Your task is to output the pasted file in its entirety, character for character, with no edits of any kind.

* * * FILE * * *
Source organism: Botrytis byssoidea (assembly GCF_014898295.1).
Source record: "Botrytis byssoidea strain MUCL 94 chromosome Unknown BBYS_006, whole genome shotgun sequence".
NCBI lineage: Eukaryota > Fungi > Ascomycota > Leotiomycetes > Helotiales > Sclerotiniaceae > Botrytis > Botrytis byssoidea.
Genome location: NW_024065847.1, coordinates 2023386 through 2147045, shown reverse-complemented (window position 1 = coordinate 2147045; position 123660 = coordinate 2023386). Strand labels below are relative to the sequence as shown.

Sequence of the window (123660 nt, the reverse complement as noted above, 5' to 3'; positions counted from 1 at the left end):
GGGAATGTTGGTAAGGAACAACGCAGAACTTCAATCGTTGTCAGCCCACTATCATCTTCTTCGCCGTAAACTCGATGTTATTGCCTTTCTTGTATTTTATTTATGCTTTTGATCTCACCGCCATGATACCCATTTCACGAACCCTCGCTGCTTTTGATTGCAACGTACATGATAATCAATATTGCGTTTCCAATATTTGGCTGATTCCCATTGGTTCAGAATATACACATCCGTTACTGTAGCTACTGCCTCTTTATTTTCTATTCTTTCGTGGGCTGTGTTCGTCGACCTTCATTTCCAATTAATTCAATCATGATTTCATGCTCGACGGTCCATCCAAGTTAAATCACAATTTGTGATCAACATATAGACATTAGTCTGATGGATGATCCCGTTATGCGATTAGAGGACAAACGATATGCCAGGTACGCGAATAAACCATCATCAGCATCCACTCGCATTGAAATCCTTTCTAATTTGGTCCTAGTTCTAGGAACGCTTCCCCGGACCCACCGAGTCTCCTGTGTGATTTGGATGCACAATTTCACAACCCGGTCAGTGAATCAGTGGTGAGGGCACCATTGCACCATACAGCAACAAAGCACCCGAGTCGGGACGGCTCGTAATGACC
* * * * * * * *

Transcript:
Source organism: Botrytis byssoidea (assembly GCF_014898295.1).
Source record: "Botrytis byssoidea strain MUCL 94 chromosome Unknown BBYS_006, whole genome shotgun sequence".
NCBI lineage: Eukaryota > Fungi > Ascomycota > Leotiomycetes > Helotiales > Sclerotiniaceae > Botrytis > Botrytis byssoidea.
Genome location: NW_024065847.1, coordinates 2023386 through 2147045, shown reverse-complemented (window position 1 = coordinate 2147045; position 123660 = coordinate 2023386). Strand labels below are relative to the sequence as shown.

Sequence of the window (123660 nt, the reverse complement as noted above, 5' to 3'; positions counted from 1 at the left end):
GGGAATGTTGGTAAGGAACAACGCAGAACTTCAATCGTTGTCAGCCCACTATCATCTTCTTCGCCGTAAACTCGATGTTATTGCCTTTCTTGTATTTTATTTATGCTTTTGATCTCACCGCCATGATACCCATTTCACGAACCCTCGCTGCTTTTGATTGCAACGTACATGATAATCAATATTGCGTTTCCAATATTTGGCTGATTCCCATTGGTTCAGAATATACACATCCGTTACTGTAGCTACTGCCTCTTTATTTTCTATTCTTTCGTGGGCTGTGTTCGTCGACCTTCATTTCCAATTAATTCAATCATGATTTCATGCTCGACGGTCCATCCAAGTTAAATCACAATTTGTGATCAACATATAGACATTAGTCTGATGGATGATCCCGTTATGCGATTAGAGGACAAACGATATGCCAGGTACGCGAATAAACCATCATCAGCATCCACTCGCATTGAAATCCTTTCTAATTTGGTCCTAGTTCTAGGAACGCTTCCCCGGACCCACCGAGTCTCCTGTGTGATTTGGATGCACAATTTCACAACCCGGTCAGTGAATCAGTGGTGAGGGCACCATTGCACCATACAGCAACAAAGCACCCGAGTCGGGACGGCTCGTAATGACC